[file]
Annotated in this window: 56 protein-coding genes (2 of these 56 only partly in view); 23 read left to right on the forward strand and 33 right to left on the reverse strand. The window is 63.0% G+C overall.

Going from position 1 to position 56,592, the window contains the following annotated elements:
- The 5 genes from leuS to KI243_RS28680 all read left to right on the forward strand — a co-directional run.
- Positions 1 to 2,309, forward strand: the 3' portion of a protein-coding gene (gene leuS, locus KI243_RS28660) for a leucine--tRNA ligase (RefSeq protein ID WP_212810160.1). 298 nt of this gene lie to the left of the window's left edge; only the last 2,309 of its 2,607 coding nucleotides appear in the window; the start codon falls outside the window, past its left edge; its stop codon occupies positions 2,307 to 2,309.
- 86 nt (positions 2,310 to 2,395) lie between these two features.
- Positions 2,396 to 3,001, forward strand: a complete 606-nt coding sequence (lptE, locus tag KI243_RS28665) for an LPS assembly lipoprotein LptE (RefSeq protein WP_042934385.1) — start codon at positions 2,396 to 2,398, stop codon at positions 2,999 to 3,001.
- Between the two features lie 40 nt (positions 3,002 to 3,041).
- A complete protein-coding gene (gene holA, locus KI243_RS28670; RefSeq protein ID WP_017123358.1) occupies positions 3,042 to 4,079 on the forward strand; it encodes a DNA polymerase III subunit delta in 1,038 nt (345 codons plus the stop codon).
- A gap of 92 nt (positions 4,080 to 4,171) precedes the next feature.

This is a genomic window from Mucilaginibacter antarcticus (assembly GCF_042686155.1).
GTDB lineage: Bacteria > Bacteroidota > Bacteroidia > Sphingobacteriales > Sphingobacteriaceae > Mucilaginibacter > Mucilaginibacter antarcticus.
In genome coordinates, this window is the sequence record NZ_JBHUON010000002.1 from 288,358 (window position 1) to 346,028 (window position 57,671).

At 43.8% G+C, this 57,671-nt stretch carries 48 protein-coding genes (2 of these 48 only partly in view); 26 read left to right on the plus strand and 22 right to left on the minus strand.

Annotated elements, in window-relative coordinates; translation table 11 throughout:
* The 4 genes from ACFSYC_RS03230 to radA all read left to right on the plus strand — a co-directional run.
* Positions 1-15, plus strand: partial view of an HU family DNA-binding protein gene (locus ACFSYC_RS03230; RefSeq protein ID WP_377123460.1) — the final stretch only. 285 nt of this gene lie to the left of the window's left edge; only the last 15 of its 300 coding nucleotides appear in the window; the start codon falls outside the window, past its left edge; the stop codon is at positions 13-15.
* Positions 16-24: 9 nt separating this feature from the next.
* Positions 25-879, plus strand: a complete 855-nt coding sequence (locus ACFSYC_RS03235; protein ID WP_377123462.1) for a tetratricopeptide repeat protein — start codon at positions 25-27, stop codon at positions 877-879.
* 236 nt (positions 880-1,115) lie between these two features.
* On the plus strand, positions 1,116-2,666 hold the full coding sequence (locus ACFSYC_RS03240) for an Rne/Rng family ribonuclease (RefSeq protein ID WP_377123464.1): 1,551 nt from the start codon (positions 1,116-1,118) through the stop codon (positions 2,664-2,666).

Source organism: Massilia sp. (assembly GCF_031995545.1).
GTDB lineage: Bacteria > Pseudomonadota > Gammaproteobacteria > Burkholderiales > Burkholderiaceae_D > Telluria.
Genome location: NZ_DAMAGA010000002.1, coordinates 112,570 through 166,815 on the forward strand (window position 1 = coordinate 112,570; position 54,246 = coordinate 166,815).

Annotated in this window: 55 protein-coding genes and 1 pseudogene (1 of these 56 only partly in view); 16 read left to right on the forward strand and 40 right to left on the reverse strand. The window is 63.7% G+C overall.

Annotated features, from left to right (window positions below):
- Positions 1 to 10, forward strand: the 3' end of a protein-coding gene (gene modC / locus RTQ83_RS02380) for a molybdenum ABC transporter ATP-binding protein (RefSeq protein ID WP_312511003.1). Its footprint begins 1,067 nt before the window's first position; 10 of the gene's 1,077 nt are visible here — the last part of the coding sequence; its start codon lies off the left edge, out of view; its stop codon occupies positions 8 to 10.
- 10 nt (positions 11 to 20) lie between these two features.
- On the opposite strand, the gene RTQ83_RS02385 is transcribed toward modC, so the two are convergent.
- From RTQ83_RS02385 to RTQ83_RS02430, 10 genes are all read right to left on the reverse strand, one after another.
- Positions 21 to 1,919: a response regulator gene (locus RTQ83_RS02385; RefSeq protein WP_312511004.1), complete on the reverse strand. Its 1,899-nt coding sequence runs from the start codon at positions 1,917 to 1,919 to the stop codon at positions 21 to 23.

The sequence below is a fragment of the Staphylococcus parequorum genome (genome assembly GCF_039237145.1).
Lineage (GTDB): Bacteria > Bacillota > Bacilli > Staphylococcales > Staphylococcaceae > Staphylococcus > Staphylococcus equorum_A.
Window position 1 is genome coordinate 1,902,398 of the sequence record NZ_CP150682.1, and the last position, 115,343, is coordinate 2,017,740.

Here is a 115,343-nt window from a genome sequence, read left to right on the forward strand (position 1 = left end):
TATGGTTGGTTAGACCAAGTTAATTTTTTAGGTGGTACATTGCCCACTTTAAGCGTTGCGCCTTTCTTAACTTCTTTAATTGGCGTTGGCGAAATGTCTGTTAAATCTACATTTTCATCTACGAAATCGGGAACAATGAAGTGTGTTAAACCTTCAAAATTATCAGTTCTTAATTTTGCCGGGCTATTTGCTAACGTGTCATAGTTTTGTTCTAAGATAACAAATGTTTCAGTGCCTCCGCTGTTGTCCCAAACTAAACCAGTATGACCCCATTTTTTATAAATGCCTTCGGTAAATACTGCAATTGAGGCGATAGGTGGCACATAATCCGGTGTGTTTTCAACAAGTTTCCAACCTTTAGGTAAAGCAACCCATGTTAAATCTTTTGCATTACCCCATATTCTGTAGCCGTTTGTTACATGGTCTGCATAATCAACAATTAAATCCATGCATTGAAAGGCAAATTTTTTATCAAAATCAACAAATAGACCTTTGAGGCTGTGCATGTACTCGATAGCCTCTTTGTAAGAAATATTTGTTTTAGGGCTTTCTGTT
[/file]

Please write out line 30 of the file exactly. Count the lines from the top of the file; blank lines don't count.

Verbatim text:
- Positions 21 to 1,919: a response regulator gene (locus RTQ83_RS02385; RefSeq protein WP_312511004.1), complete on the reverse strand. Its 1,899-nt coding sequence runs from the start codon at positions 1,917 to 1,919 to the stop codon at positions 21 to 23.